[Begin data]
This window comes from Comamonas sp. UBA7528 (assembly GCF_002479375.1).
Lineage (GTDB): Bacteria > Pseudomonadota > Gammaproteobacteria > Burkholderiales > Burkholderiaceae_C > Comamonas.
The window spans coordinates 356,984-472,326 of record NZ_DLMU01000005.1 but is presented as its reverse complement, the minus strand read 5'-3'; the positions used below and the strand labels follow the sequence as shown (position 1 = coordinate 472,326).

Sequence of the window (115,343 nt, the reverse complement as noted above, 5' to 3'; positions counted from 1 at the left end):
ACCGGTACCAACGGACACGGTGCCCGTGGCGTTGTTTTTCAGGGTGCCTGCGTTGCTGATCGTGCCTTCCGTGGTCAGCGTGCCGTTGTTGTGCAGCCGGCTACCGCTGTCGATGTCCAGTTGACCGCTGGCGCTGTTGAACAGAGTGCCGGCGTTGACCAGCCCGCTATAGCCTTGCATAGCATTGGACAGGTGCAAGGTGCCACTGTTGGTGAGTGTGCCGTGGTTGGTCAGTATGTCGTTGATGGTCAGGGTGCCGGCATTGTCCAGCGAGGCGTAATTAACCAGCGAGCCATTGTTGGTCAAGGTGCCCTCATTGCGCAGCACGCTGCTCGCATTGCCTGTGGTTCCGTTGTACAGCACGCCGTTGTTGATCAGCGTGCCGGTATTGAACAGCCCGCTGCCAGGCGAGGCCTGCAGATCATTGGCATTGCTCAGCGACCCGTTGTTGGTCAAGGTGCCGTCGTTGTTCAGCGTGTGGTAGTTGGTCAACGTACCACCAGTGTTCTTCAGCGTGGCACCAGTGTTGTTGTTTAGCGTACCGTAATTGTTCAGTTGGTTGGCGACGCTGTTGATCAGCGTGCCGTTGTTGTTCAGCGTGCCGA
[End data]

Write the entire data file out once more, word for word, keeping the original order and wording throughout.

This window comes from Comamonas sp. UBA7528 (assembly GCF_002479375.1).
Lineage (GTDB): Bacteria > Pseudomonadota > Gammaproteobacteria > Burkholderiales > Burkholderiaceae_C > Comamonas.
The window spans coordinates 356,984-472,326 of record NZ_DLMU01000005.1 but is presented as its reverse complement, the minus strand read 5'-3'; the positions used below and the strand labels follow the sequence as shown (position 1 = coordinate 472,326).

Sequence of the window (115,343 nt, the reverse complement as noted above, 5' to 3'; positions counted from 1 at the left end):
ACCGGTACCAACGGACACGGTGCCCGTGGCGTTGTTTTTCAGGGTGCCTGCGTTGCTGATCGTGCCTTCCGTGGTCAGCGTGCCGTTGTTGTGCAGCCGGCTACCGCTGTCGATGTCCAGTTGACCGCTGGCGCTGTTGAACAGAGTGCCGGCGTTGACCAGCCCGCTATAGCCTTGCATAGCATTGGACAGGTGCAAGGTGCCACTGTTGGTGAGTGTGCCGTGGTTGGTCAGTATGTCGTTGATGGTCAGGGTGCCGGCATTGTCCAGCGAGGCGTAATTAACCAGCGAGCCATTGTTGGTCAAGGTGCCCTCATTGCGCAGCACGCTGCTCGCATTGCCTGTGGTTCCGTTGTACAGCACGCCGTTGTTGATCAGCGTGCCGGTATTGAACAGCCCGCTGCCAGGCGAGGCCTGCAGATCATTGGCATTGCTCAGCGACCCGTTGTTGGTCAAGGTGCCGTCGTTGTTCAGCGTGTGGTAGTTGGTCAACGTACCACCAGTGTTCTTCAGCGTGGCACCAGTGTTGTTGTTTAGCGTACCGTAATTGTTCAGTTGGTTGGCGACGCTGTTGATCAGCGTGCCGTTGTTGTTCAGCGTGCCGA